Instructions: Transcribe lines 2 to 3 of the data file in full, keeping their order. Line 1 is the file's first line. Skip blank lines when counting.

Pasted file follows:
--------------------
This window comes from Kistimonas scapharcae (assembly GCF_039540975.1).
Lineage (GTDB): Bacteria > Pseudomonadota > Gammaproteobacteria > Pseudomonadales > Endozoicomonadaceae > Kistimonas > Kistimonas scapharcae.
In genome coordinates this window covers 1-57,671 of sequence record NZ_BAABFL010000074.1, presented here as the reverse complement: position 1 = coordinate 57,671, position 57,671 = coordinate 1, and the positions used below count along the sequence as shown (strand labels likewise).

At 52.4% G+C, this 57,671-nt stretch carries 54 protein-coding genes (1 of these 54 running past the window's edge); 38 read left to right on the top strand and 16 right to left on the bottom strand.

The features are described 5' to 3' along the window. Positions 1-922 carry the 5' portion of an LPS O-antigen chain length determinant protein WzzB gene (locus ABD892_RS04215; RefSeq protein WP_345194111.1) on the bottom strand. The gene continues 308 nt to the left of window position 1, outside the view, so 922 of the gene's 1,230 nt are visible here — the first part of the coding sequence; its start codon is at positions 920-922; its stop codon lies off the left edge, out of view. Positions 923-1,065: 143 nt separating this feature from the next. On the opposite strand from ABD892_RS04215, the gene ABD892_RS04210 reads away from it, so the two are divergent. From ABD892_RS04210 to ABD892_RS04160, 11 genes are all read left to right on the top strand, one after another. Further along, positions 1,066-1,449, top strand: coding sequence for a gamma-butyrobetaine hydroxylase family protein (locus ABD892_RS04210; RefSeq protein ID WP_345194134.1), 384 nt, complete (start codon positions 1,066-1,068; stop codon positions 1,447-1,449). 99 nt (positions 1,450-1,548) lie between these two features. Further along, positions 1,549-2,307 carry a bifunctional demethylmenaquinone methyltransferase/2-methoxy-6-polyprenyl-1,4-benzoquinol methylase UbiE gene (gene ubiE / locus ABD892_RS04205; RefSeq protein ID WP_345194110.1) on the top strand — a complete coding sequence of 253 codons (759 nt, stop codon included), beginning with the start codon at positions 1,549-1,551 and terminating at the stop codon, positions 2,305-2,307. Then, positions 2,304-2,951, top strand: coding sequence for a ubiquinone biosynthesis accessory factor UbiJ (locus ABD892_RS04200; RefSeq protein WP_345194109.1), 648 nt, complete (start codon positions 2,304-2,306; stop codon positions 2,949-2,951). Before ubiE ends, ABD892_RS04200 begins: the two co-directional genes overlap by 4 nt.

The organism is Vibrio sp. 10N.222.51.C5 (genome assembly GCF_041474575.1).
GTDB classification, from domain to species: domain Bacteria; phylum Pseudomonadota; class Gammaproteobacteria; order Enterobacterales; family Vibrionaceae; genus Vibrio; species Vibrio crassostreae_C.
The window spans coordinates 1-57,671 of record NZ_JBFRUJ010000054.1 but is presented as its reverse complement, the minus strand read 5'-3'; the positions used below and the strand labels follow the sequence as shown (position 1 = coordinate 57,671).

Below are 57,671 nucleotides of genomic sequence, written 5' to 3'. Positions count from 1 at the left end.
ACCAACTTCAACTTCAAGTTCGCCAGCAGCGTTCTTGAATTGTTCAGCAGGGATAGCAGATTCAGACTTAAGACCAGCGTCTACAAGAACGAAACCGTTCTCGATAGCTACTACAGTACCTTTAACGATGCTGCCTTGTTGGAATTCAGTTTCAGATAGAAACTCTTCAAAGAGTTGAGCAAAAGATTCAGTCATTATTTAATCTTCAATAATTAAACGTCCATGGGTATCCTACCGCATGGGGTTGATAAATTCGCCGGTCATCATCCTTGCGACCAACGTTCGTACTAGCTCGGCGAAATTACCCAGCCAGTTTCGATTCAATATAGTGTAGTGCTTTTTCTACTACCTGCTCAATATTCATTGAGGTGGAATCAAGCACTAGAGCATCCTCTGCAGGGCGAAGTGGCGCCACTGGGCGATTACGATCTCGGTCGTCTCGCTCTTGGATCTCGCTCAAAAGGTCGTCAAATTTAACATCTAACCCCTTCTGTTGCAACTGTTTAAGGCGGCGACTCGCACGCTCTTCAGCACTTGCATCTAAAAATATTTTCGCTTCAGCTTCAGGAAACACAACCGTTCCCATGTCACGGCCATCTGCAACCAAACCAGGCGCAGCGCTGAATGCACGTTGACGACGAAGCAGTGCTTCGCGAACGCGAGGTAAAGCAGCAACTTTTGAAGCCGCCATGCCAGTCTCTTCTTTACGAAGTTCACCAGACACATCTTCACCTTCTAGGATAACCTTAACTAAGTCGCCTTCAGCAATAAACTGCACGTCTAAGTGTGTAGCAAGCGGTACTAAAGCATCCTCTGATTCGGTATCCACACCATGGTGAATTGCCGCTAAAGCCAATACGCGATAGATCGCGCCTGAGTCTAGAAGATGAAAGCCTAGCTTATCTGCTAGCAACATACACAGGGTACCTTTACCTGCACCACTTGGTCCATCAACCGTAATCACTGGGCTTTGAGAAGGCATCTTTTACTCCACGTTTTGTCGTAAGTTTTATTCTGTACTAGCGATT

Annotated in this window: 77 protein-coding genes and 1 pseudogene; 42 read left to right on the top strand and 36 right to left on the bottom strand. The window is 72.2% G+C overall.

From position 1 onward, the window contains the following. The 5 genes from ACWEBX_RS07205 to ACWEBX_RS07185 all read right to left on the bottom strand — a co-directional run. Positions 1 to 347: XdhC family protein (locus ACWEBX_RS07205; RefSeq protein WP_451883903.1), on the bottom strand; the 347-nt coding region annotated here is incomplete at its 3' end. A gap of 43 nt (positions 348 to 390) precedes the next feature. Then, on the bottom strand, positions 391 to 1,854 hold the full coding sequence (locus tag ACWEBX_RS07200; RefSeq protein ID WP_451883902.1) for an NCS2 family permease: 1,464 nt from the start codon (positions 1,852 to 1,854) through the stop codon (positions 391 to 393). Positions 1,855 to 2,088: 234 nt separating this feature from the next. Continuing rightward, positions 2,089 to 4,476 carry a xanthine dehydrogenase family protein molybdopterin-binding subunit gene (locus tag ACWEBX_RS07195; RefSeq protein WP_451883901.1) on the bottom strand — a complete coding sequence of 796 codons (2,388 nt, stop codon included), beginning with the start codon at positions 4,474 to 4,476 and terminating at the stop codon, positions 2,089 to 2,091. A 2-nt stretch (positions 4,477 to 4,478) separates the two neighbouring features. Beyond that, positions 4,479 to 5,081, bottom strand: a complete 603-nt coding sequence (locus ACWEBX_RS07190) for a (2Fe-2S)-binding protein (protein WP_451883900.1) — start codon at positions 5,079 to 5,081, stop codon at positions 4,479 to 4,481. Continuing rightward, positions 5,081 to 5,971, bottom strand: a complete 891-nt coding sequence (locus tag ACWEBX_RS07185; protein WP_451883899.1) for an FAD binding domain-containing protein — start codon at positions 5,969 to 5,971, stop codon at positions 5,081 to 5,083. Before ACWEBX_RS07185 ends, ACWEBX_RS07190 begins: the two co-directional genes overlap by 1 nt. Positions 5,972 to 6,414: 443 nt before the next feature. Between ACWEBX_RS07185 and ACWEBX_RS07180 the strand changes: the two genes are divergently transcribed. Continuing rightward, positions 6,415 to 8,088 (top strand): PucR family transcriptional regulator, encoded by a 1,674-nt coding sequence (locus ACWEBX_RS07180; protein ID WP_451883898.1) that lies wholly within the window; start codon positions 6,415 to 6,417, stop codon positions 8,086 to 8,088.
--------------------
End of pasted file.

Lineage (GTDB): Bacteria > Pseudomonadota > Gammaproteobacteria > Pseudomonadales > Endozoicomonadaceae > Kistimonas > Kistimonas scapharcae.
In genome coordinates this window covers 1-57,671 of sequence record NZ_BAABFL010000074.1, presented here as the reverse complement: position 1 = coordinate 57,671, position 57,671 = coordinate 1, and the positions used below count along the sequence as shown (strand labels likewise).